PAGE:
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Subway escalator reliability is way down — with 24-hour availability rates sinking to their lowest level since 2010, according to new MTA figures.
The 232 escalators maintained by New York City Transit were, on average, functional 87.4% of time in the second quarter of the year, the first time that figure has fallen below 90% in a decade’s worth of escalator reports reviewed by THE CITY.
Biggest Drop at Major Stations
The worst performing of the MTA-owned escalators is at the No. 7 line’s Flushing-Main Street station, where one unit was only in service 19.9% of the time from April through June. The stop’s three escalators, which shuttle commuters between Roosevelt Avenue and the station, were among the five least reliable subway escalators in all of Queens.
“Every week, three or four times, you’ll see one of these escalators out of service,” said Patel Ashvin, 61, who commutes from the terminal on the No. 7 line. “I’ve gotten used to just taking the stairs.”
Some other busy stations with the lowest availability rates include Times Square-42nd Street with 62%, Grand Central-42nd Street, 70%, and 34th Street-Herald Square with a 69% availability rate. Together, these stops serve roughly half a million people on weekdays. Meanwhile, of the boroughs, The Bronx had the worst service overall.
A year earlier, the systemwide 24-hour escalator reliability rate was at 94.4% — just below the MTA’s goal of having an elevator in service 95.2% of the time.
More Repairs, More Problems
Transit officials pinned the descent in reliability on an increase in safety checks and repairs that began in March. That’s knocked several escalators out of service for extended periods of time.
“We’re wrapping up those inspections and we expect the availability to improve,” said Sally Librera, the head of subways for New York City Transit.
The MTA, according to agency data, has not met its 95.2% escalator availability target since the third quarter of 2014, when escalators were functional 95.4% of the time over the course of 24 hours.
Librera said a dozen elevator and escalator apprentices have recently been appointed as “provisional maintainers,” and will be eligible for permanent positions once they pass a promotional exam. She said the MTA also has “reorganized” its preventative maintenance efforts.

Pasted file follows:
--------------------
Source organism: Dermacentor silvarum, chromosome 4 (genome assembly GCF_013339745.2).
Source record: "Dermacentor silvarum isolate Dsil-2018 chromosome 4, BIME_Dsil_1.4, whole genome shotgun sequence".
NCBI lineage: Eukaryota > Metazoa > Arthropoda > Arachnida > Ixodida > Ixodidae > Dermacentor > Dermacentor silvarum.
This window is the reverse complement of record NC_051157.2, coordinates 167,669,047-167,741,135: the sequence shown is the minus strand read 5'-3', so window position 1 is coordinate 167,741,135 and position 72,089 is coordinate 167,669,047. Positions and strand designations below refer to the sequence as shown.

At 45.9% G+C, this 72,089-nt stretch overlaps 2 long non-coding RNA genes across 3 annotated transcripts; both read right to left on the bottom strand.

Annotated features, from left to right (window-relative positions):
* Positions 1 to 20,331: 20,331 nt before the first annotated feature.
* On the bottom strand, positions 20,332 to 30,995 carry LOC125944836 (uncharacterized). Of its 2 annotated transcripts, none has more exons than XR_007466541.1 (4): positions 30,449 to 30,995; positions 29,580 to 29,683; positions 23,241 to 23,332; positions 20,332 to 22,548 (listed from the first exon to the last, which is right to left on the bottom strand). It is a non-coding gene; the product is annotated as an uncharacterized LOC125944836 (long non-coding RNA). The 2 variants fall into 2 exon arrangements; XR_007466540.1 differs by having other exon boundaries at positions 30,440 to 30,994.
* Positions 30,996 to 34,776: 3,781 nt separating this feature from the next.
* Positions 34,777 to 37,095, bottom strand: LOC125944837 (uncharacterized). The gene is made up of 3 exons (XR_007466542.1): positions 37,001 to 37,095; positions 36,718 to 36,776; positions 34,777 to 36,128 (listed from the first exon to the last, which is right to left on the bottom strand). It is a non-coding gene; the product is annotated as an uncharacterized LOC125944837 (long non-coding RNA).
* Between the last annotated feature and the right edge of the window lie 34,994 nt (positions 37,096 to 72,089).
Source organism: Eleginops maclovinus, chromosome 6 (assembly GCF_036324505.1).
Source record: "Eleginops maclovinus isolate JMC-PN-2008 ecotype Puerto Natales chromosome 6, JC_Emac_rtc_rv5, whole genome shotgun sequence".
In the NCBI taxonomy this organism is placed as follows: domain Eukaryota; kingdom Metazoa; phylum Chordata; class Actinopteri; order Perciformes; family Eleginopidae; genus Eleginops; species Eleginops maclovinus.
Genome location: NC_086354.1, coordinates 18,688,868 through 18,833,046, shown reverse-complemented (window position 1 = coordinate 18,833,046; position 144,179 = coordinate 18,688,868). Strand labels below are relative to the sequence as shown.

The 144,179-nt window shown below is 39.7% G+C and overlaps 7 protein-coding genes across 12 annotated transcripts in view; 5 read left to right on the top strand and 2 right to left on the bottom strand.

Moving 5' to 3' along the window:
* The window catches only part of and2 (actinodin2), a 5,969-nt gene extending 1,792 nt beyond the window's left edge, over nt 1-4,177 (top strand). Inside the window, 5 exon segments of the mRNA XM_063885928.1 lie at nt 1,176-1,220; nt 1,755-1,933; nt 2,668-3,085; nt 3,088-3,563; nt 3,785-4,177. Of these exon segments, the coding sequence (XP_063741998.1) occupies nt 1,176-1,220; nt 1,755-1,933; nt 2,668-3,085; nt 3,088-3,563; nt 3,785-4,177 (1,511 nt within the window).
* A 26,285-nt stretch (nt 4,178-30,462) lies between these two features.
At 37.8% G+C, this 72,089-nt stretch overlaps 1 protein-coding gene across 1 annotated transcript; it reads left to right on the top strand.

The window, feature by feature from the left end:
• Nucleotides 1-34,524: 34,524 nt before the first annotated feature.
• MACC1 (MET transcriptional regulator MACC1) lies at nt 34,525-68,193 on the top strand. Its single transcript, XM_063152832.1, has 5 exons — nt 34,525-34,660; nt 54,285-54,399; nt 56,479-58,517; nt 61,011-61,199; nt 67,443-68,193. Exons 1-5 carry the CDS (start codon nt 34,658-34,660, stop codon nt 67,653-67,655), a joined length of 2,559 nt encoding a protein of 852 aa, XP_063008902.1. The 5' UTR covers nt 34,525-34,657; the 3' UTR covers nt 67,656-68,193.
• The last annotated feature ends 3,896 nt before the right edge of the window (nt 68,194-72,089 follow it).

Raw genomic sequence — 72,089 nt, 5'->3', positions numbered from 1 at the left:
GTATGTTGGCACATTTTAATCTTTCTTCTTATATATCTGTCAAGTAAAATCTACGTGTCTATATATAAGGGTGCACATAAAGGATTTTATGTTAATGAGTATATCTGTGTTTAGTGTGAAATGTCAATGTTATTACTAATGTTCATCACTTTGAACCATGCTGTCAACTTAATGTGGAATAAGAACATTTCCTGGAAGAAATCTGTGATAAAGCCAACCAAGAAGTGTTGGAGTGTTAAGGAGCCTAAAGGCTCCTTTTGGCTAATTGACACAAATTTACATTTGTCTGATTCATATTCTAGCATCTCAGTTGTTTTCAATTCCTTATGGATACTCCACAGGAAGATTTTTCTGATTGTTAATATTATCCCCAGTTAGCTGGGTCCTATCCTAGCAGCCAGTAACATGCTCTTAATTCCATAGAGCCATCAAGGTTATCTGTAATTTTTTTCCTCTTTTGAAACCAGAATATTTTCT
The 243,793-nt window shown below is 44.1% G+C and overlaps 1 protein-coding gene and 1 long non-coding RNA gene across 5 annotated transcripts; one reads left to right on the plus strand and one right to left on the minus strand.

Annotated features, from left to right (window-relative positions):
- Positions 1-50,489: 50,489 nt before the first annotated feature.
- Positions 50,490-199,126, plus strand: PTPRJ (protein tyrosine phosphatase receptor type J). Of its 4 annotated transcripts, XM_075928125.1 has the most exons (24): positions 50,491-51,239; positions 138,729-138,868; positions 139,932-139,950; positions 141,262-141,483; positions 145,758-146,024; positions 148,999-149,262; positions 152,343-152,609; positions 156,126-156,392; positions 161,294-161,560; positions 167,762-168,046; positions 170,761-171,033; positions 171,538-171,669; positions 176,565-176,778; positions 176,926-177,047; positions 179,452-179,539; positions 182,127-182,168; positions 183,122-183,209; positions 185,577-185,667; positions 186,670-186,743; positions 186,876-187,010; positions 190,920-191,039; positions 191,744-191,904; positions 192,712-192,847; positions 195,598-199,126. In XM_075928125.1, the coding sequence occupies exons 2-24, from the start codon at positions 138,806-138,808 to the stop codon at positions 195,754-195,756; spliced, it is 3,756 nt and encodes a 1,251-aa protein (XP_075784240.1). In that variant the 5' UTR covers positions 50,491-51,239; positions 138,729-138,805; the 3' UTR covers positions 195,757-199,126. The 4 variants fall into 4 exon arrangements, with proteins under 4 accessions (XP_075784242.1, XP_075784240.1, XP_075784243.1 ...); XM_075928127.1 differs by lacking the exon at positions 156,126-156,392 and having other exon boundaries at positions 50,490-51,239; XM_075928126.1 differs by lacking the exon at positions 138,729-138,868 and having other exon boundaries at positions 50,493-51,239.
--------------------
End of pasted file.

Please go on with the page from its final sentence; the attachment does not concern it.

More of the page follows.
Colin Wright of the advocacy organization TransitCenter pointed to the MTA’s well-documented financial woes as a cause of the sagging escalator rates.
“Poor escalator performance is tied to a lack of maintenance and repair staff,” he said. “The MTA has serious operating budget challenges and all of this is tied to that.”
At Flushing-Main Street, riders said they have grown weary of encountering out-of-service escalators. In the second quarter of this year, the other two escalators there had 24-hour availability of 57.4% and 79.7%, respectively.
“It seems like all the time, one of these escalators is being fixed,” said Luz Gutierrez, 48, who had taken the 7 train to the station. “That’s not good service, that’s bad service.”
An MTA spokesperson said the three escalators at Flushing-Main Street — which are all 20 years old — have “outlived their useful lives” and are supposed to be replaced later this year as part of the agency’s 2015-2019 capital improvements plan. The spokesperson added that replacement parts can be difficult to obtain.
“Let’s face it, the Flushing-Main Street escalators are basically stairs at this point,” Wright said.
The MTA last week said its plans to replace at least 65 escalators and 78 elevators as part of its 2020-2024 capital plan.
The subway system also has 42 escalators that are maintained by private companies, among them the worst-performing escalator. That one, at Lexington Avenue-53rd Street station, has been out of service since January. The latest estimate on the MTA website projects it will be running again by the end of the year.
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